Short Treks and bite-sized content.
Between 1966 and 2001, Star Trek seemed to be the incredible shrinking franchise. The 50-minute running time of The Original Series gave way to the 44 minutes for episodes of The Next Generation, 43 minutes for Deep Space Nine and Voyager, and a lean 42 minutes by the time of Enterprise. But when Trek made the leap to a streaming service with Discovery, all bets were off. The length of an episode began to vary from week to week, depending on the needs of the story. More striking than Discovery’s variable length, however, was the decision to release a series of shorts between seasons. This short-form approach to storytelling was previously the domain of fan films, not officially licensed Trek.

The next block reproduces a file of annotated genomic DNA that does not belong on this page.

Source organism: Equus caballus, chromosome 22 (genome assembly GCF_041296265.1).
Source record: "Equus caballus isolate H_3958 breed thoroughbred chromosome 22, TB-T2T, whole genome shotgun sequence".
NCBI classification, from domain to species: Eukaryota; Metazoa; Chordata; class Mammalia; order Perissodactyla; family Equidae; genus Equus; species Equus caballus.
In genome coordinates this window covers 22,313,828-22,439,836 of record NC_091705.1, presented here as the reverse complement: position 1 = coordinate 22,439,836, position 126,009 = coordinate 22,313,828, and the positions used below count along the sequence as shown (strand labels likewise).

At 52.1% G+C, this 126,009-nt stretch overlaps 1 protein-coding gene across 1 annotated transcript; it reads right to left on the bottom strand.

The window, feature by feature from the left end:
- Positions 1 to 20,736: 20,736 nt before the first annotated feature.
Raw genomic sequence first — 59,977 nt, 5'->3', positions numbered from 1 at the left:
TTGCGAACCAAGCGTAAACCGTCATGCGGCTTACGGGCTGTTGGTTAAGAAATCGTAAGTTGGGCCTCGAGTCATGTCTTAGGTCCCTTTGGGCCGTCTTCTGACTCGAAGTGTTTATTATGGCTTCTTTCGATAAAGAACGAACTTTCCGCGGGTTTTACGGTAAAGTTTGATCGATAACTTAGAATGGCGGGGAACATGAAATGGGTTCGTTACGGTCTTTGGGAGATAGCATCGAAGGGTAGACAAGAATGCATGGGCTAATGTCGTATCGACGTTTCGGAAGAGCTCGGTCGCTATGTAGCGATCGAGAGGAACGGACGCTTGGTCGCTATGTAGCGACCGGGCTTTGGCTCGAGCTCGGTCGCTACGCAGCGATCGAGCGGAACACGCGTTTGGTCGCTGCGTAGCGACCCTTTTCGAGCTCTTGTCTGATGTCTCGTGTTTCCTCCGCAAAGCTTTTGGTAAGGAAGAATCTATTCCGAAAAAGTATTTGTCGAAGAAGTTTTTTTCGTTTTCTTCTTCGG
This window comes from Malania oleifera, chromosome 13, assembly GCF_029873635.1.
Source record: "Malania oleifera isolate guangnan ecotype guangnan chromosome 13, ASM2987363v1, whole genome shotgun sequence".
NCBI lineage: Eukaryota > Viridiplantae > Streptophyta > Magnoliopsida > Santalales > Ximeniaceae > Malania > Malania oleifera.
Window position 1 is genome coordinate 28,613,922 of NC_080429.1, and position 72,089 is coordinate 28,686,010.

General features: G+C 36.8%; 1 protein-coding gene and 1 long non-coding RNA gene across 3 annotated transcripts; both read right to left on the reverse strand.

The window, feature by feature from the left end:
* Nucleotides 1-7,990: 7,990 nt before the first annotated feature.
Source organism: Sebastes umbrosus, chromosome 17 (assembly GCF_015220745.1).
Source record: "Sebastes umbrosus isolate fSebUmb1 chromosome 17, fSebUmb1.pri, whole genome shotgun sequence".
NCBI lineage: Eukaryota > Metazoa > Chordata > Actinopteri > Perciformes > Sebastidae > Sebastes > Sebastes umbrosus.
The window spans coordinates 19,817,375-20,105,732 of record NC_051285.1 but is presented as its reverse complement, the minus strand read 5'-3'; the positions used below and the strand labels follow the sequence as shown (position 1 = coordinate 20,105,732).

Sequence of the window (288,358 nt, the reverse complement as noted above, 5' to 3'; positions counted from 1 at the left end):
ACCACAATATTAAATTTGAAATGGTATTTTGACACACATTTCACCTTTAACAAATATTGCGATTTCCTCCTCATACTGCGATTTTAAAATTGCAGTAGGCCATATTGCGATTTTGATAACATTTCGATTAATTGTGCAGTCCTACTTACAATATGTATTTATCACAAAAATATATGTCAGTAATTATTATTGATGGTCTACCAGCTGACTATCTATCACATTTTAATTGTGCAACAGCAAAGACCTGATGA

In this episode of Primitive Culture, hosts Duncan Barrett and Clara Cook look at the Short Treks in relation to both Star Trek’s own short and long forms—from The Animated Series (22 minutes) to The Motion Picture (well over two hours), and also in relation to short fiction in general. Is brevity truly the soul of wit? What does it mean for Star Trek to embrace the format so readily? And is something inevitably lost when our content keeps shrinking and shrinking?
First Impressions (00:03:04)
Picking Up the Pace (00:18:00)
Comic Timing (00:36:10)
To B-Plot or Not to B-Plot? (00:46:01)
Anthology: The Final Frontier (01:00:30)
The Perfect Proving Ground (01:18:12)
Final Thoughts (01:26:25)
Duncan Barrett and Clara Cook
Clara Cook (Editor) Duncan Barrett (Producer) C Bryan Jones (Executive Producer) Matthew Rushing (Executive Producer) Ken Tripp (Executive Producer) Norman C. Lao (Associate Producer) Amy Nelson (Associate Producer) Tony Black (Associate Producer) Richard Marquez (Production Manager) Brandon-Shea Mutala (Patreon Manager)